However, this sampling bias does make it somewhat more complex to determine what the distribution of SMV is most likely like for men. For women, who derive a majority of their sexual market value from their appearance, one can therefore tacitly assume that this will be distributed along a bell curve, or similar to a bell curve.

Summary and Conclusions

The initial data [1] showed that mate preferences among the chosen 18 traits have been altered in the 70 years between 1938 and 2008, however there were some curious observations, such as being a good financial prospect and well educated being more important to the strong, independent women of 2008, than the housewives of 1938. Furthermore, that mutual attraction and good looks becoming more important traits in a potential marriage partner.

However, the applicability of the data is questioned on the grounds that they are asking about 18 specific traits for a specific situation, not in general. Thus, one must wonder if these can be generalized to the population at large. Secondly, with the the duality of female sexual strategies, the social changes that appear to favor open hypergamy, and the increasing narcissism, combined with the framing of the question does create some issues regarding how affected by solipsism the data may have become.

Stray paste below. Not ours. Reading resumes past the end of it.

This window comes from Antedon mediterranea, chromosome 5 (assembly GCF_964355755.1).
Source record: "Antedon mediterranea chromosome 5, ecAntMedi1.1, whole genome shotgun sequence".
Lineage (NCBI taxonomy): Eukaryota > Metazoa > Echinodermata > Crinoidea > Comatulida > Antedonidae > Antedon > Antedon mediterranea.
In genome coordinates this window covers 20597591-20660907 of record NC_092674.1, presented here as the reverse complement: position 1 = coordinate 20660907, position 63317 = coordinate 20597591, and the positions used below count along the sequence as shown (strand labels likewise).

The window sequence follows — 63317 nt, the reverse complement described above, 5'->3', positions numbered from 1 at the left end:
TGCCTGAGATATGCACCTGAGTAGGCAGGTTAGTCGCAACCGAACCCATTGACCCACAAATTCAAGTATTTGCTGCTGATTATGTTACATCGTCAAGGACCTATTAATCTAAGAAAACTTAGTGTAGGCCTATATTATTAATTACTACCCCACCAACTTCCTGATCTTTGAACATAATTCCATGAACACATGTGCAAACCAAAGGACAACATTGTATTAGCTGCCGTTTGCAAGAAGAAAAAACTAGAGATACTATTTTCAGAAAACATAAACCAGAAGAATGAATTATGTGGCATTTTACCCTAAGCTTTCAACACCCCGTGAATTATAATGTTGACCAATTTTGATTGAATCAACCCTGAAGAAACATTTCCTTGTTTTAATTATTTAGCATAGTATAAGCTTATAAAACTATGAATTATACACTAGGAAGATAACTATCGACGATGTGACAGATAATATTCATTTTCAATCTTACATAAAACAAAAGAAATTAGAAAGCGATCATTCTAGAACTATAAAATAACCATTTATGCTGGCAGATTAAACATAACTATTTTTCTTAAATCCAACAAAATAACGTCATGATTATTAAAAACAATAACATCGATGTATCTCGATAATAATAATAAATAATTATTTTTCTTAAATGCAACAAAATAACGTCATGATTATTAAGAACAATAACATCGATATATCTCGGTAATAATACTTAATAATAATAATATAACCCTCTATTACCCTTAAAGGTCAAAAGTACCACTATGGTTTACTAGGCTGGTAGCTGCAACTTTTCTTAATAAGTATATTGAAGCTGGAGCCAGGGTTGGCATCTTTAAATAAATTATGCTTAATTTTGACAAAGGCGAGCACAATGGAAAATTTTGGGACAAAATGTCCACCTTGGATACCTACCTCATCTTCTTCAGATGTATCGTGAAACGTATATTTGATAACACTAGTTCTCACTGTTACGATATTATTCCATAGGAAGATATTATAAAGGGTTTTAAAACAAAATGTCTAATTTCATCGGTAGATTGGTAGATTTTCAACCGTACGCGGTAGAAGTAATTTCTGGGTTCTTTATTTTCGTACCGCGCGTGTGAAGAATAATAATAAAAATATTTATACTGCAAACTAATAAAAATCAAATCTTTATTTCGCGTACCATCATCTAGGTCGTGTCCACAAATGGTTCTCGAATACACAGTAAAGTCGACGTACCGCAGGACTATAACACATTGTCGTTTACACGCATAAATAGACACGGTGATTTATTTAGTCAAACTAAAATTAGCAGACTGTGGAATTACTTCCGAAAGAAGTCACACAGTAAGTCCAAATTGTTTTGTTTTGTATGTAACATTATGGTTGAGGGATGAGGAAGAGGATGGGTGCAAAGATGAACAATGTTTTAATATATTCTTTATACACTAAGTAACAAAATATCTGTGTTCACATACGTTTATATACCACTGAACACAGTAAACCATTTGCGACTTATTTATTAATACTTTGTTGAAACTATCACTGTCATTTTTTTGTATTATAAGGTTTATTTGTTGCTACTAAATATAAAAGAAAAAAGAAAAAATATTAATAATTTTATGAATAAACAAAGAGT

Many a man has attempted to live up to these and various other lists of qualities, with little to show for it except frustration and annoyance. If it was this simple, then one would not need a manosphere or evolutionary psychology, one would merely need to peruse one of the many men and woman’s magazines littering any convenience store checkout, implement and profit.

The lists within the pages of Cosmo or Men’s Health are perhaps not relevant to what we actually want and much more so what we feel we should want. Thus, are the lists merely attempting to build a better beta for women, who have just entered their epiphany phase and are now desperately wanting for a guy to “man up” and marry her regardless of her history?






12 comments on “Gendernomics: Book Value

  1. Trozer says:

    “Being a good financial prospect and well educated being more important to the strong, independent women of 2008.”

    Interesting. Clearly reveals a much more “open” hypergamy with regards to women disclosing the traits of their ideal mate. Whether that has really changed or simply become more socially acceptable to officially proclaim. Also shows just how openly solipsistic the “average” female has become with regards to their own perceived value as a long-term partner.